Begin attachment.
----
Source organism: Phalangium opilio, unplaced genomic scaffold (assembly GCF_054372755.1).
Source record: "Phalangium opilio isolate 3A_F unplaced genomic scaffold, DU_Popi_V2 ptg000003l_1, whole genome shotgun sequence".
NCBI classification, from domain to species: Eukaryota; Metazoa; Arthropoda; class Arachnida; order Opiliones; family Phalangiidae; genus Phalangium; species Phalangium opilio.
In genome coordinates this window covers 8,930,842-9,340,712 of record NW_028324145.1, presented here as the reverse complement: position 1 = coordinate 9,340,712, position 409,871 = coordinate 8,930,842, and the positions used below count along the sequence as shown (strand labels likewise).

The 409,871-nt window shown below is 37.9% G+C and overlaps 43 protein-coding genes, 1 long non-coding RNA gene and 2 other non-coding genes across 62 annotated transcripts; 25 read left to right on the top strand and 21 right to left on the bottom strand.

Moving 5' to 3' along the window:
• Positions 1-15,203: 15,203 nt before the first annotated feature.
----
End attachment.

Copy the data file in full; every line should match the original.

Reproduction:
Source organism: Phalangium opilio, unplaced genomic scaffold (assembly GCF_054372755.1).
Source record: "Phalangium opilio isolate 3A_F unplaced genomic scaffold, DU_Popi_V2 ptg000003l_1, whole genome shotgun sequence".
NCBI classification, from domain to species: Eukaryota; Metazoa; Arthropoda; class Arachnida; order Opiliones; family Phalangiidae; genus Phalangium; species Phalangium opilio.
In genome coordinates this window covers 8,930,842-9,340,712 of record NW_028324145.1, presented here as the reverse complement: position 1 = coordinate 9,340,712, position 409,871 = coordinate 8,930,842, and the positions used below count along the sequence as shown (strand labels likewise).

The 409,871-nt window shown below is 37.9% G+C and overlaps 43 protein-coding genes, 1 long non-coding RNA gene and 2 other non-coding genes across 62 annotated transcripts; 25 read left to right on the top strand and 21 right to left on the bottom strand.

Moving 5' to 3' along the window:
• Positions 1-15,203: 15,203 nt before the first annotated feature.